By Chico Harlan
Washington Post Staff Writer
Sunday, May 10, 2009
PHOENIX, May 9 -- Catcher Jesús Flores, struck in the right shoulder by a foul ball in the seventh inning, emerged in the winning clubhouse on Saturday night with a thick icepack wrapped around his injuries. X-rays, taken minutes earlier, were negative. But the catcher has a right shoulder contusion and will miss at least a game -- maybe more.
"He was hit pretty hard on that foul tip on top of his shoulder," Manager Manny Acta said.
Though Flores was struck by the ball during Chris Young's at-bat in the seventh, he managed to remain in the game for almost two more innings.
"The adrenaline in that moment, I didn't really feel sore," Flores said.
But the catcher wasn't able to finish the game. In the middle of the ninth inning, as Flores began to have some difficulty throwing, Washington used backup Wil Nieves as a substitute.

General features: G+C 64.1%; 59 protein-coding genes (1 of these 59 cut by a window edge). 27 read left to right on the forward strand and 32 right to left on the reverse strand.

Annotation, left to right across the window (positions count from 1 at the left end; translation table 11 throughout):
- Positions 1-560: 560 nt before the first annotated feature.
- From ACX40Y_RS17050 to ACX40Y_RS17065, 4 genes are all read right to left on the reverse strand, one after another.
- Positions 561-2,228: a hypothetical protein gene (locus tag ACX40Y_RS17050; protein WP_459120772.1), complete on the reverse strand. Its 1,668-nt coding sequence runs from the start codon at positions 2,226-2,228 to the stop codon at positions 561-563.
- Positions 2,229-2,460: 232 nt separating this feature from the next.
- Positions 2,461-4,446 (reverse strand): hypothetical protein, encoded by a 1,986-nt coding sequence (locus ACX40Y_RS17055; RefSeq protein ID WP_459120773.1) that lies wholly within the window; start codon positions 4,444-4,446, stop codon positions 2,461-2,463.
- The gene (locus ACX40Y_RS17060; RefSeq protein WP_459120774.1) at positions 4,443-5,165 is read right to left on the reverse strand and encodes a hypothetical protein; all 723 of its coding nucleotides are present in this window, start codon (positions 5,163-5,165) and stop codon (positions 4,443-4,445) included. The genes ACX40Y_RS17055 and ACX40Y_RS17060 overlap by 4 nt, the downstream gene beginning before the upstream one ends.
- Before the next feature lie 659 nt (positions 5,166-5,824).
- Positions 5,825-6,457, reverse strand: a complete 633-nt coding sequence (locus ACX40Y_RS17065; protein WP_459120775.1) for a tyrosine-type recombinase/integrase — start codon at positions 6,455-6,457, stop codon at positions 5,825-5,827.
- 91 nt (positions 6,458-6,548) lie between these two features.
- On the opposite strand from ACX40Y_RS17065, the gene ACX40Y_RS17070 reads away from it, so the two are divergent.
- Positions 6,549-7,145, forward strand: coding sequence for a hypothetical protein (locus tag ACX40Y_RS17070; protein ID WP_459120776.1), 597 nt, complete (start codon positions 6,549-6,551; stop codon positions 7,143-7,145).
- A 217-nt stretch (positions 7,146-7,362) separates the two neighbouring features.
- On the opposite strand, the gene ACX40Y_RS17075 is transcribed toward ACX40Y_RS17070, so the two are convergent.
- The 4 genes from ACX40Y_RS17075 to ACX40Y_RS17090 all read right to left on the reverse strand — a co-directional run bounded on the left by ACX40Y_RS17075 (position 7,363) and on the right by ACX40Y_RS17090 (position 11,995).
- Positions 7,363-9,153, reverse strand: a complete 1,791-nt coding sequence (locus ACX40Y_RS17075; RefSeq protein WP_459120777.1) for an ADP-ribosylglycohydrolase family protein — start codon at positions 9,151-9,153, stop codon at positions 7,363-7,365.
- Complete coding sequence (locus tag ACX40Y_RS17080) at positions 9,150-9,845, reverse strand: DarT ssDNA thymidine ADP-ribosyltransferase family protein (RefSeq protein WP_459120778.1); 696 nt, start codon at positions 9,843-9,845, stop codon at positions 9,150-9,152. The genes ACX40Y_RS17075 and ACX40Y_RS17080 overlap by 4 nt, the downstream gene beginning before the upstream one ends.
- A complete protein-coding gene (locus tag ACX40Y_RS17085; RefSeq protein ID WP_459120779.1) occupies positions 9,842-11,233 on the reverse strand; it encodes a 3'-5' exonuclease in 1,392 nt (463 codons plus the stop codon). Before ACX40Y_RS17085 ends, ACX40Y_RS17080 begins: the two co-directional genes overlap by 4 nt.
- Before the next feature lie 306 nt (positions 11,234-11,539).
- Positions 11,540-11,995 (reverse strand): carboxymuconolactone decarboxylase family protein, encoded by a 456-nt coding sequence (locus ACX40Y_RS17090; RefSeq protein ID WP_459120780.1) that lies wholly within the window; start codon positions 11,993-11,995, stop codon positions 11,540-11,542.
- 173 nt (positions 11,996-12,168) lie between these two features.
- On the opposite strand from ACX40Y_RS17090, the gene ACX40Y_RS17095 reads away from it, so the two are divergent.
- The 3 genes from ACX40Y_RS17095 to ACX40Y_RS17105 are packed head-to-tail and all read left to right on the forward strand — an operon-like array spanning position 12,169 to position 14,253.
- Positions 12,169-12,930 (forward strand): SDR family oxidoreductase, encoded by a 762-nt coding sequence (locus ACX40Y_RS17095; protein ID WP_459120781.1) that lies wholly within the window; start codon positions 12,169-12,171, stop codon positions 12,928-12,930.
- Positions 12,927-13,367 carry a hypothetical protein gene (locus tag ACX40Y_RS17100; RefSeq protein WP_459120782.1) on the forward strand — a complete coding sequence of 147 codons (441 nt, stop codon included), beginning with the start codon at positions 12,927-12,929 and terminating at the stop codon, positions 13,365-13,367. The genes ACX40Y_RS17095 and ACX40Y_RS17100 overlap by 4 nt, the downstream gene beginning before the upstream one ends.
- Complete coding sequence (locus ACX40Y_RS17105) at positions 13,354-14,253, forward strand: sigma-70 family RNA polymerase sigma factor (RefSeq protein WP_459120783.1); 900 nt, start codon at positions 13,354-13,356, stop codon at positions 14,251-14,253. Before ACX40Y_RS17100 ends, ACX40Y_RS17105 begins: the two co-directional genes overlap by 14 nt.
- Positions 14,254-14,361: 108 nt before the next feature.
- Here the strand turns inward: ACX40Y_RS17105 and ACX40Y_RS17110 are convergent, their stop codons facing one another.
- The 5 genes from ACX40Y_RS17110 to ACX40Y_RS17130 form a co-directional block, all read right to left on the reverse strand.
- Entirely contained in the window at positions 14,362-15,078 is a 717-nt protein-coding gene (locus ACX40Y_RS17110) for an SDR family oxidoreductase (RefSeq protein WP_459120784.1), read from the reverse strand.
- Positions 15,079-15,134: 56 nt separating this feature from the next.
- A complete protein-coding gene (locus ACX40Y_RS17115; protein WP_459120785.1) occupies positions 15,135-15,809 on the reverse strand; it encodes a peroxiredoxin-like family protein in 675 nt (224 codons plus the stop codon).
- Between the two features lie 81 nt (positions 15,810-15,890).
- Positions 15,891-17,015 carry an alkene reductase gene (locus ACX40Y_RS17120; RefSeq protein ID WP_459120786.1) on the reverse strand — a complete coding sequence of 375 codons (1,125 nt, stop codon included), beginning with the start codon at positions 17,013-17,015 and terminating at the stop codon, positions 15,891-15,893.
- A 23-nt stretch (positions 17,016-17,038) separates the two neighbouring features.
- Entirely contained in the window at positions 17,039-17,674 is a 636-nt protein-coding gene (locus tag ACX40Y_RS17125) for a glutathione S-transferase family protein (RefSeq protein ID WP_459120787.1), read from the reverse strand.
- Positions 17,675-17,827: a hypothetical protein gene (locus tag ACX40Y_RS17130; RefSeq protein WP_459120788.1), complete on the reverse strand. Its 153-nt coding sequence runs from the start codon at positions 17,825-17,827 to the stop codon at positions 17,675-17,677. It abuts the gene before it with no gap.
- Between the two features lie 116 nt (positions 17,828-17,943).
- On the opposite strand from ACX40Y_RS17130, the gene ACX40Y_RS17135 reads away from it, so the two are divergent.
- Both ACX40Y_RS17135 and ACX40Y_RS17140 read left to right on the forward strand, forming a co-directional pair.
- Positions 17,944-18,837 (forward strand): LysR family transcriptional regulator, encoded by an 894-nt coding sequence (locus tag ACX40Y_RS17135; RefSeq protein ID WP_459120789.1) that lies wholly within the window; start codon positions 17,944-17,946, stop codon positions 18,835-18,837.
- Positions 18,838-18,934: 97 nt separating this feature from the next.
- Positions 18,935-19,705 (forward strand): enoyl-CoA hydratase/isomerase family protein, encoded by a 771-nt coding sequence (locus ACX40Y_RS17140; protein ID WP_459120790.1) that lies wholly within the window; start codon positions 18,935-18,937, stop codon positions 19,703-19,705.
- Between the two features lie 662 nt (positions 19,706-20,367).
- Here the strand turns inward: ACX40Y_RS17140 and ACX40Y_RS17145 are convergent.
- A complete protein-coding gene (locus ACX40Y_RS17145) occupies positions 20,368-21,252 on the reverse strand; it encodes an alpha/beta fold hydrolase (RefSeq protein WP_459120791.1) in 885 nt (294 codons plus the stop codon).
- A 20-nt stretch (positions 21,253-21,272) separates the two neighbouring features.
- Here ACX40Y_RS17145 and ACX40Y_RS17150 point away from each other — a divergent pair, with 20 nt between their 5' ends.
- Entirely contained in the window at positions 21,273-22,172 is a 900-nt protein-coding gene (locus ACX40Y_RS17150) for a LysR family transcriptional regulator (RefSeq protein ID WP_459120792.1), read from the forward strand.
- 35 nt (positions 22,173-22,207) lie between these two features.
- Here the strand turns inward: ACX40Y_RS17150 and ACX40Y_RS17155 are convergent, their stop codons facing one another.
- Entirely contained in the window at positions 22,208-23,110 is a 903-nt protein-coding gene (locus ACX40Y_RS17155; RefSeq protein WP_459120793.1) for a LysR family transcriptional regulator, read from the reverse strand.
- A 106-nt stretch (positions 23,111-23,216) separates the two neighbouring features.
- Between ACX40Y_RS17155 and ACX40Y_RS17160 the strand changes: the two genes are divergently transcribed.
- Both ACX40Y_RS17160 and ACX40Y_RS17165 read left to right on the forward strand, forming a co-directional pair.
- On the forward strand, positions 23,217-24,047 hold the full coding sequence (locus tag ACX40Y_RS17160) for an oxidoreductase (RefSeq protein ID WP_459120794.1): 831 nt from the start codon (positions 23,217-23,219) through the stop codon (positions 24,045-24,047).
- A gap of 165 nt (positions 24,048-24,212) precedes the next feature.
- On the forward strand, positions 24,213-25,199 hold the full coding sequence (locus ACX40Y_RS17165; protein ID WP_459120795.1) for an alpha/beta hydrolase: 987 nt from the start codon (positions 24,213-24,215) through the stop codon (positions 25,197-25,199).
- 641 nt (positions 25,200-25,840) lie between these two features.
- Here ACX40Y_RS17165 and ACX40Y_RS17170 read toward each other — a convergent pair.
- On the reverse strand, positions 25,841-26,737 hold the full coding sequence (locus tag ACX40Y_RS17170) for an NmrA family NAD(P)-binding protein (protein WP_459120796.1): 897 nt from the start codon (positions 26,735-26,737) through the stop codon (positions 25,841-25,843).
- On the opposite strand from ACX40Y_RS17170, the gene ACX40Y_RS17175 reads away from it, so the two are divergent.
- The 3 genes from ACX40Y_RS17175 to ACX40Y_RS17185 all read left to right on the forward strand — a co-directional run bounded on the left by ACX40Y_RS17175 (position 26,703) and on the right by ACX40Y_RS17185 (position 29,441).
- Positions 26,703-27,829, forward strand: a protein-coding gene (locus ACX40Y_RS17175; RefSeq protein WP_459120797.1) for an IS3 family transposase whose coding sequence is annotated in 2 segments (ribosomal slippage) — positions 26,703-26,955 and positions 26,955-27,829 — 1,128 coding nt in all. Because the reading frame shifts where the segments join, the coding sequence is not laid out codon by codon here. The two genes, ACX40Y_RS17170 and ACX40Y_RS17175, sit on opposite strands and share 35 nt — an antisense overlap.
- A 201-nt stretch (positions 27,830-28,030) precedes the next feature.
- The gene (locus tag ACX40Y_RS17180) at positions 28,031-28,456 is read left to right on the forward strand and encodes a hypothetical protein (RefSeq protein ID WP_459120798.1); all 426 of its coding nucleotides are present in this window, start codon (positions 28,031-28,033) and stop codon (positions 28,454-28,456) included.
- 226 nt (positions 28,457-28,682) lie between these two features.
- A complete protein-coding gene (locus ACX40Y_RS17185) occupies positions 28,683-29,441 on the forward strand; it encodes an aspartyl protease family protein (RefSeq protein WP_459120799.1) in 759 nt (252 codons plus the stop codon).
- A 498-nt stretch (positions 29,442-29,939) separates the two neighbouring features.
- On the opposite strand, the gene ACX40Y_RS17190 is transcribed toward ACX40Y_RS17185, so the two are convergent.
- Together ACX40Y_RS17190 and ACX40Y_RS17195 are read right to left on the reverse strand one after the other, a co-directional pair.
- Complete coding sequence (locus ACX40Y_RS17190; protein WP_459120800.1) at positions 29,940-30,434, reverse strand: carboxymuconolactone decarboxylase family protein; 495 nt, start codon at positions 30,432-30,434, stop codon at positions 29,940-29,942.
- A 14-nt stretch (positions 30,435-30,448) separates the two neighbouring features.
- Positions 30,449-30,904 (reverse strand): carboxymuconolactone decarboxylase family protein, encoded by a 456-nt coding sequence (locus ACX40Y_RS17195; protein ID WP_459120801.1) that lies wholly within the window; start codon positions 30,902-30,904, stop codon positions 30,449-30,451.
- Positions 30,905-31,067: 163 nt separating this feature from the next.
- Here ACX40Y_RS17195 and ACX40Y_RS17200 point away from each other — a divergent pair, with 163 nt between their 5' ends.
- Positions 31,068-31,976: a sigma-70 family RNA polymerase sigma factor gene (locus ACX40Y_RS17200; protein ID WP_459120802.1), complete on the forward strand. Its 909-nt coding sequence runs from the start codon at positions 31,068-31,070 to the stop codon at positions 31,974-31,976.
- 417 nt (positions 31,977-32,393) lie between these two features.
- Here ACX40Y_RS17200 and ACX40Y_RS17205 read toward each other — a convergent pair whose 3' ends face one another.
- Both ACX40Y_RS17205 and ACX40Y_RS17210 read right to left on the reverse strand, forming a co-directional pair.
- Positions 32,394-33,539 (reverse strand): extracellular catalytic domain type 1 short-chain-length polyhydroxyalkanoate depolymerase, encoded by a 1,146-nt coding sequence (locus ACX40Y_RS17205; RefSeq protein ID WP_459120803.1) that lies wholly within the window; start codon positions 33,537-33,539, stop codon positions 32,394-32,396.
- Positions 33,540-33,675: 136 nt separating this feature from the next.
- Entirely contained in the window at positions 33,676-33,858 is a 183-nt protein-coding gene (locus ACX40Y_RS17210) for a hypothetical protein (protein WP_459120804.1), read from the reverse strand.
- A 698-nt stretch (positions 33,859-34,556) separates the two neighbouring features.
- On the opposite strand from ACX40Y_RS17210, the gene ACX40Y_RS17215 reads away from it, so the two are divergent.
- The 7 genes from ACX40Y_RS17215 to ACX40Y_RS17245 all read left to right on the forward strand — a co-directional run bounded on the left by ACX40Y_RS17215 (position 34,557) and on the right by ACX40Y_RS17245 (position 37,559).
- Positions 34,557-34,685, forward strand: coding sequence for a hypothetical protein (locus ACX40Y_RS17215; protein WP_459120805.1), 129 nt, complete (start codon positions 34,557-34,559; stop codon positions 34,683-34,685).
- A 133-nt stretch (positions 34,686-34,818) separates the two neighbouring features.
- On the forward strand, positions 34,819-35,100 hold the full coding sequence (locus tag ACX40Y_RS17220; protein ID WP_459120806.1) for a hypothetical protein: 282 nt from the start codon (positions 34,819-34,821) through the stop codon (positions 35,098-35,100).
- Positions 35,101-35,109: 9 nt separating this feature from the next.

"It got me good," Flores said. "I couldn't throw very good, so that's why I was sent out of the game."Minus Walks, a Reach
Leadoff hitters are supposed to get on base. That has not been a problem for Cristian Guzmán. But leadoff hitters also are supposed to draw walks, and that is something Guzmán does as infrequently as anybody in the sport.
Since returning from the disabled list on April 29, Guzmán -- the Washington Nationals' swing-crazy shortstop -- has been thrust atop the batting order, an unusual role that he has adapted to as only he knows how. In the last five games, entering Saturday -- all multi-hit games -- Guzmán has 12 hits in 28 at-bats (.429), boosting his season batting average to .392.
The neighboring category in his stat line, though, reminds why Guzmán needs such productivity to reach base with the kind of regularity expected of a leadoff hitter.
He has a .392 on-base percentage, but he has not walked in his 79 at-bats. San Francisco's Bengie Molina is the only other player in baseball with at least 75 at-bats who hasn't drawn a walk.Familiar Faces
Washington's three-game series in Phoenix has afforded the team a reunion with several former players.
On Friday, former relief pitchers Ray King and Chad Cordero came to Chase Field to catch up with some familiar faces. On Saturday, Aaron Boone -- who six weeks ago underwent open-heart surgery -- walked into the Nationals' clubhouse for a visit. Boone, who played for Washington last year and signed with Houston during the offseason, needed the surgery because of a long-diagnosed heart condition.